Just Don’t Nag
Interest in hobbies will wax and wane, and something that delighted your child last summer may not interest her right now. That’s why it’s great to help encourage multiple kinds of hobbies that your child can move in and out of as the muse strikes. If that rock collecting kit or custom bowling ball is sitting and collecting dust, resist the urge to complain about it and make your child feel guilty. That’s the best way to insure that they never pick it back up again.
The objective is to introduce and encourage activities that are fun, relaxing, rewarding, distracting, or even just amusing. Remember the endorphins! It can be as simple as setting up a card table in the corner of your family room with a jigsaw puzzle that everyone can spend a few minutes on when they feel like it. Or a dedicated hobbyist can end up spending serious time and money on specialized tools or equipment, traveling to conventions, or taking lessons. Hobbies can take many forms and are as varied as the people who love them.
Some Popular Hobby Ideas for All Ages in 2022
Coloring books (for every age, even adults!)
Fiber Arts (knitting, crochet, cross-stitch, needlepoint, etc.)
In most cases, tutoring expenses are not a federal tax deductible item. There is an exception to this, for special education tutoring. Parents of children with learning disabilities such as dyslexia or ADHD may deduct tutoring expenses for their special needs child from their federal income tax, according to the IRS. If the child has a medically diagnosed learning disability, specialized tutoring is considered a medical expense if recommended by a doctor, and may be deductible if your total medical expenses exceed 10 percent of your adjusted gross income.
Some states allow tax deductions for K-12 education and/or homeschooling expenses. Check your individual state regulations to see if your tutoring expenses may fall into the category of a deductible expense on your state return.
Other Help for Tutoring Expenses
Many school districts have programs that assist with tutoring expenses for disadvantaged or low-income students. Contact your school’s financial aid office to see if they can connect you with financial aid resources for students in K-12. If your school doesn’t have a financial aid office, the school counseling office may be a good resource, or your school district administrator’s office can guide you.
The federal government has approved coronavirus relief money to fund “microgrants” for parents to use to hire tutors or teachers.
One thing most everyone can agree on is that education has suffered a huge setback due to the COVID-19 quarantines and subsequent shutdown of schools and regular school programs as we knew them. Here are just a few reports:
Private tutoring is not a free service, and as such is not the solution for every child. However, many parents are rearranging budgets and prioritizing tutoring as a necessary expense instead of a luxury. For many parents who have found themselves in the role of teacher/tutor/learning coach, being able to hire a private tutor for their child not only helps the child catch up and keep up with grade-level schoolwork, but it also takes the burden off of the parent who may be juggling a lot right now. Lots of parents are either working from home full-time or part-time, and are trying to supervise their children and keep their household going all at the same time. For them, even a few hours a week of professional academic help for their kids is a huge relief.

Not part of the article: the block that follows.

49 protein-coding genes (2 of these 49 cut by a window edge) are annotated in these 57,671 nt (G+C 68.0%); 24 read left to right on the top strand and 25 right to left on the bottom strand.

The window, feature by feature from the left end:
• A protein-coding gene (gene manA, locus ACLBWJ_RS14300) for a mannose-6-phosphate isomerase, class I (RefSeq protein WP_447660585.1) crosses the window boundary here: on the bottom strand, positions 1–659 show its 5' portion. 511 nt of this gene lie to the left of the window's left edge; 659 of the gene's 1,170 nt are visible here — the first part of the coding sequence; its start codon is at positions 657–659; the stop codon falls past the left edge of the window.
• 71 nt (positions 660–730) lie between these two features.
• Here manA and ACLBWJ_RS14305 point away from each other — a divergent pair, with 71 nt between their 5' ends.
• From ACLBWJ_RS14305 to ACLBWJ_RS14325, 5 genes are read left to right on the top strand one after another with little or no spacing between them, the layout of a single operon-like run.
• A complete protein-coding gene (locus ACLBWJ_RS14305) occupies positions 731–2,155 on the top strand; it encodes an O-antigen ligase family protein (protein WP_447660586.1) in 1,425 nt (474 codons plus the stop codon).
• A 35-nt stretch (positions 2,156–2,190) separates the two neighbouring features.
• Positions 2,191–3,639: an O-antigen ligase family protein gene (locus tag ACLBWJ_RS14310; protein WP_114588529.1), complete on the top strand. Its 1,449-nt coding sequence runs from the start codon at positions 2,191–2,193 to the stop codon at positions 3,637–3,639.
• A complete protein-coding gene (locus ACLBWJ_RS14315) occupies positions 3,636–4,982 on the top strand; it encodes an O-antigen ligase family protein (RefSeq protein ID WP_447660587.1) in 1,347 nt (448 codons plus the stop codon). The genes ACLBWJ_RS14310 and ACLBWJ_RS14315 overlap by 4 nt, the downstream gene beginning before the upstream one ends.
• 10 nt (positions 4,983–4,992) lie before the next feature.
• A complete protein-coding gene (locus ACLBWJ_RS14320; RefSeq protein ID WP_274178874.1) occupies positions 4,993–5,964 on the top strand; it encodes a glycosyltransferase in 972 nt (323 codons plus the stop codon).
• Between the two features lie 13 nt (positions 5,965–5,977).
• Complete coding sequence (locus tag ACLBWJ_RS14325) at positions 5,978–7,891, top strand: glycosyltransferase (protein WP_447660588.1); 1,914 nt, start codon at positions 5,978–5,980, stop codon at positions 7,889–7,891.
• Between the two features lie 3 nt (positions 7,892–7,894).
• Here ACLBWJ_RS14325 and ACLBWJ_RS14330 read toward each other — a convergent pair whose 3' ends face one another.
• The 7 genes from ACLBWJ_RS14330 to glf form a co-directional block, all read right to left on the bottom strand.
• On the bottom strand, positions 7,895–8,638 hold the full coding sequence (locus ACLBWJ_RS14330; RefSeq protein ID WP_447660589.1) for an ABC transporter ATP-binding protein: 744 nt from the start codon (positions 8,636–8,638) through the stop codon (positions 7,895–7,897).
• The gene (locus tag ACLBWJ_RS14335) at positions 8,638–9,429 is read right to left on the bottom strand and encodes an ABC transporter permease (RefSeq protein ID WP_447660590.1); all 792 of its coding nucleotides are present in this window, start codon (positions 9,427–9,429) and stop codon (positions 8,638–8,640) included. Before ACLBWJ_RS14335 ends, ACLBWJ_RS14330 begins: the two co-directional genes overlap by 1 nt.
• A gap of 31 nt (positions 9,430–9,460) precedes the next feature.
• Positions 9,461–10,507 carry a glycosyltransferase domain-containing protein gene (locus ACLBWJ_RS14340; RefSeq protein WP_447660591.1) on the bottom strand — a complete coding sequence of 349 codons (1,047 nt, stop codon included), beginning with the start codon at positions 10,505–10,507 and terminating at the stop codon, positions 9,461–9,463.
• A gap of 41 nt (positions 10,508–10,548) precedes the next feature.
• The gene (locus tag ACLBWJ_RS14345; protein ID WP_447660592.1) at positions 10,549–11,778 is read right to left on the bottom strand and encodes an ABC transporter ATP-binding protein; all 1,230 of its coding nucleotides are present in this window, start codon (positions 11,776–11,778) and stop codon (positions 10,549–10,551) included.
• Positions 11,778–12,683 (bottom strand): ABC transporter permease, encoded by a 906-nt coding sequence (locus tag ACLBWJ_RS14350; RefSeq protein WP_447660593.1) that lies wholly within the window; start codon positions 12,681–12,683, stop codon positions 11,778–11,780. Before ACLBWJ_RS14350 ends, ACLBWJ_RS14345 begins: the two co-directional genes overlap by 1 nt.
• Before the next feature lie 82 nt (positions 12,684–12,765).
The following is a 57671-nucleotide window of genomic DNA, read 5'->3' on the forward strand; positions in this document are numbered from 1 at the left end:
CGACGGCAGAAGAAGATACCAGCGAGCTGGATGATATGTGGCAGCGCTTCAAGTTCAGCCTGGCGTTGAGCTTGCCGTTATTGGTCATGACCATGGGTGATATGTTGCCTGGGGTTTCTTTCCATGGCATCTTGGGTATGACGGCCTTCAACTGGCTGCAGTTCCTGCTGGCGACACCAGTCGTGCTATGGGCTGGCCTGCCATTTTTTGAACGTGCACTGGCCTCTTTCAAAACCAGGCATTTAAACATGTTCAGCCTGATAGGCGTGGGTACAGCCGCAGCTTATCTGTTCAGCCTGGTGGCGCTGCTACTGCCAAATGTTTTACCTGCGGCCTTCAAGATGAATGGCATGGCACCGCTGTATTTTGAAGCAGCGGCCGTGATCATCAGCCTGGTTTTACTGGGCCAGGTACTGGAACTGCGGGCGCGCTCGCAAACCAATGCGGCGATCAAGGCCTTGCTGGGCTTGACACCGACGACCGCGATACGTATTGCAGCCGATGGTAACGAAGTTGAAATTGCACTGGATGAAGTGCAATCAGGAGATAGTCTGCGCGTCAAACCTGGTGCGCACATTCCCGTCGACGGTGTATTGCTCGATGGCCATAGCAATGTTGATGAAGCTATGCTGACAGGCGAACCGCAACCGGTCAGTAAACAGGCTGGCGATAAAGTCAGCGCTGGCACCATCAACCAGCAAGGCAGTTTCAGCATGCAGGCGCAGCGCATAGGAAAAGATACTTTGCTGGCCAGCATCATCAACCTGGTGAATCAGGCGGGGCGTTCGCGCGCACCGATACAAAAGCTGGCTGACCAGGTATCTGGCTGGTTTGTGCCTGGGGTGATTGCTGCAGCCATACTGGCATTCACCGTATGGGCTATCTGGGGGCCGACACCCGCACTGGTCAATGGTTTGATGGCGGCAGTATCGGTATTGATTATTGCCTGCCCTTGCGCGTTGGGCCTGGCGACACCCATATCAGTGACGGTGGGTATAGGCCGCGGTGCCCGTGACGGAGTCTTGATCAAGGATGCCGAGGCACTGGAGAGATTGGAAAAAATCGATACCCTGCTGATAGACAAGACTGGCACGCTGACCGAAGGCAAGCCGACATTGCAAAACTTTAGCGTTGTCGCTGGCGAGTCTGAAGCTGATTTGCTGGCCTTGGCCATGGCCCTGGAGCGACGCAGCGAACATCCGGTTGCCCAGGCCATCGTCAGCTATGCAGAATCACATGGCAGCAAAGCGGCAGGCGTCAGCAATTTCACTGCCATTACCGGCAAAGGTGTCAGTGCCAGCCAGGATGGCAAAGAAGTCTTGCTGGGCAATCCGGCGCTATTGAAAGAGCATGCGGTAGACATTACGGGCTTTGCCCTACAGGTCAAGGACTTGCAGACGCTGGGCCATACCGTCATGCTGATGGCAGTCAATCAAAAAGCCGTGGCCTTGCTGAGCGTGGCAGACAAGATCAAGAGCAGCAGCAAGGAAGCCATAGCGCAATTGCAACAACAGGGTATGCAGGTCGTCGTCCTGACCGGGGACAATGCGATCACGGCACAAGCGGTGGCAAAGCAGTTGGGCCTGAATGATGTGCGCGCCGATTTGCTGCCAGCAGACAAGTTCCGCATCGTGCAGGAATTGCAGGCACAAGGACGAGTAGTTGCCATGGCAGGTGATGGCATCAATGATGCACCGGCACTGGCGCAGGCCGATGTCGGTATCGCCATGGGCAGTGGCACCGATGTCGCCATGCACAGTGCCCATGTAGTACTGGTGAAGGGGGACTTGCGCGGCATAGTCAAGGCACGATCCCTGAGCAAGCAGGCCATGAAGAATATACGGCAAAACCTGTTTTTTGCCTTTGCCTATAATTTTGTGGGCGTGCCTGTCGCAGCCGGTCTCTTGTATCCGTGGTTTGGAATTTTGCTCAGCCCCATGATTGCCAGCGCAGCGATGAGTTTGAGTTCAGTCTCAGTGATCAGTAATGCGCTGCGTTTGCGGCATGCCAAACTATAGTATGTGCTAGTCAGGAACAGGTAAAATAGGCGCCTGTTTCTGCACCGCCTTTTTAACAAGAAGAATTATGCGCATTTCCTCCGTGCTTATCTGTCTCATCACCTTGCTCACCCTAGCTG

How Tutoring Helps
The Hechinger Report, a national non-profit reporting exclusively on education, recently published an in-depth look at how tutoring is helping students right now: The Simple Intervention that Could Lift Kids Out of the “Covid slide”. They report that “tutoring is more effective than other measures” and the challenge is to expand it to support more kids. Individualized tutoring gives a child the one-on-one attention they can’t get in the classroom or doing virtual school. The results are impressive.
TutorUp Tutoring Services
TutorUp is committed to providing the highest-quality tutoring services at a reasonable cost, while paying our teacher/tutors a rate that their professionalism deserves. All of our tutors are certified, background-checked, experienced teachers who are professionals devoted to helping children succeed academically, one child at a time.
Whether your child needs help keeping up with the daily/weekly assignments that so many schools are using instead of a typical in-person all day school experience, or they have fallen behind and need help catching up, a tutor could be the help they need.
To find out more, and get matched with the perfect tutor for your child, let’s get started!
At a time when many parents and students are weary of “online school” and virtual learning, some are questioning the effectiveness of online tutoring. After nearly two years of remote learning, why would we think it’s a good idea to sign up our kids for an online tutor? After all, aren’t kids tired of staring at a screen, trying to focus and concentrate enough to learn?
The answer is yes and no.
In a recent New York Times article, they point out that “Spending on virtual tutoring is explicitly allowed under federal stimulus guidelines, and the Education Department said quality remote tutoring can be a ‘great option for many students, as long as the tutoring addresses individual students’ needs and produces strong educational outcomes.’”